JBJ: lt might be my picture. He was squatting down and looking at it. It was on the floor in his office. There were no other reporters there. I went in and I don't remember. I think there was some aide there.

KDR: His aide was there?

A little explanation might be necessary here. At this point in the investigation, I am unsure of the sequence of events, unsure of who really knew what, and unsure of what Johnson really knows. Later, as I continued the research, I would sort all this out. I would learn about the number of pictures taken, who took them, with the exception of the one picture of Newton, and have a better idea about the exact timing of events based on newspaper articles that provided a time sequence. In this interview, I’m still trying to sort things out so some of the questions seem to be redundant or simple but they eventually lead to the proper conclusions.

And note here that Johnson has suggested that Ramey’s aide was in the office. What I didn’t know then, and don’t know now, is if Johnson meant Captain Roy Showalter, who in 1947, was Ramey’s aide, or Colonel DuBose who some believed was Ramey’s aide but who was, in fact, the Eighth Air Force Chief of Staff. Johnson seems to indicate here that there was only one other person in the office, but we know, based on the photographic evidence that Marcel was also there. This means that the lack of mention about Showalter specifically isn’t of great consequence one way or the other.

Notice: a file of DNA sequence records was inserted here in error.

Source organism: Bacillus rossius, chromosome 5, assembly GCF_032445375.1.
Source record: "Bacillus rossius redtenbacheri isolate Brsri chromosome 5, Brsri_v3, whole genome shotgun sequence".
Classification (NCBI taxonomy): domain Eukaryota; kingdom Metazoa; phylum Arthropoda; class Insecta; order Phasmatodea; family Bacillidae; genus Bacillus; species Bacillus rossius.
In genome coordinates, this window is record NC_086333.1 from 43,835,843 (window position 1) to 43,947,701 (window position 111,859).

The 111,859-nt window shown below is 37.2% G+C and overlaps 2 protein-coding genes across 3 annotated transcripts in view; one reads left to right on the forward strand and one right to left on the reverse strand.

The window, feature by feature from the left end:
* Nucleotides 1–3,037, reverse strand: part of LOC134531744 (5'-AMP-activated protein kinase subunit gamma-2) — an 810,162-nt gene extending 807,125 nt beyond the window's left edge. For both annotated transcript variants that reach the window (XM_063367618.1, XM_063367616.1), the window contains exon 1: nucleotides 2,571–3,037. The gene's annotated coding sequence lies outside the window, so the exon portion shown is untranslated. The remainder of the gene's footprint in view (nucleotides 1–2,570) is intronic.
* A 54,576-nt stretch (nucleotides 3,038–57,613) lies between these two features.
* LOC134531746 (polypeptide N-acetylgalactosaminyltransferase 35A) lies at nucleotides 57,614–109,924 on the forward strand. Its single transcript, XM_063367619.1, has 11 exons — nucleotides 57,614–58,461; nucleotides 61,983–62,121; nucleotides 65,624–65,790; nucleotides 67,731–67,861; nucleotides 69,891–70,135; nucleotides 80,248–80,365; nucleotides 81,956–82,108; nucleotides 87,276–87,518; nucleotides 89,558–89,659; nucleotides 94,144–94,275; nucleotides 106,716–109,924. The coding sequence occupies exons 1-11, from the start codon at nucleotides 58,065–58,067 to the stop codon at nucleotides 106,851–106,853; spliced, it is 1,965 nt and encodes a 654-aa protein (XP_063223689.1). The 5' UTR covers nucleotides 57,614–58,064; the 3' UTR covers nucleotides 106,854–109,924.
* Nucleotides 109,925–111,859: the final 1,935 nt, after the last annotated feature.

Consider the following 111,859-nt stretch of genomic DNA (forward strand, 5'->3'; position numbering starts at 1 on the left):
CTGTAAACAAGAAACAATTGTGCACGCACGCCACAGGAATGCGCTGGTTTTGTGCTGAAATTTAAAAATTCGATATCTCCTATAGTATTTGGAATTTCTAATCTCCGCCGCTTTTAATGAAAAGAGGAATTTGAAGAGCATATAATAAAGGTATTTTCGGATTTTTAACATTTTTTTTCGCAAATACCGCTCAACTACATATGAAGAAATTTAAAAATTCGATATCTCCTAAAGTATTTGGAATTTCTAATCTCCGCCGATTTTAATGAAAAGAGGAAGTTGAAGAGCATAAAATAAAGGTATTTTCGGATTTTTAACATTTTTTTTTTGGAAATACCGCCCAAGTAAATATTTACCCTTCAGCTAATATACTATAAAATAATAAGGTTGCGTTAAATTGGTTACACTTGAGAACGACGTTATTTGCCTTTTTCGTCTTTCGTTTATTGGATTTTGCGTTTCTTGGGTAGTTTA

Johnson told me, "Okay. And that's all I think were there. I took the two [do I need to point out, again, that this number is incorrect?] pictures and then they said- but that time they said, oh we've found out what it is and you know, it's a weather balloon and so forth. No big deal. I didn't press it. I accepted that. I was rather naive. I accepted it."

KDR: Everybody did.

JBJ: I had no reason to come on then and say, 'oh, you've got to be lying."

KDR: Why couldn't your intelligence officer identify this?

JBJ: See, I was not pressing him.

KDR: Okay. So you went to Ramey's office, you saw the wreckage, you took the two pictures, you talked to Ramey, he said it's a weather balloon, you went back to...

JBJ: The Star-Telegram and gave them the wet prints of the thing. They wanted them right out. I went in and developed them and gave them wet prints. And I wrote...

KDR: And you don't know of any other photographs taken at the Star-Telegram of Marcel when he first got there or anything like that?

JBJ: I never have heard that mentioned.

KDR: I wonder if they got the newspaper wrong. How about the other newspapers in the area like the Dallas...

JBJ: The Fort Worth Press was the only other one.

KDR: The Dallas Morning News...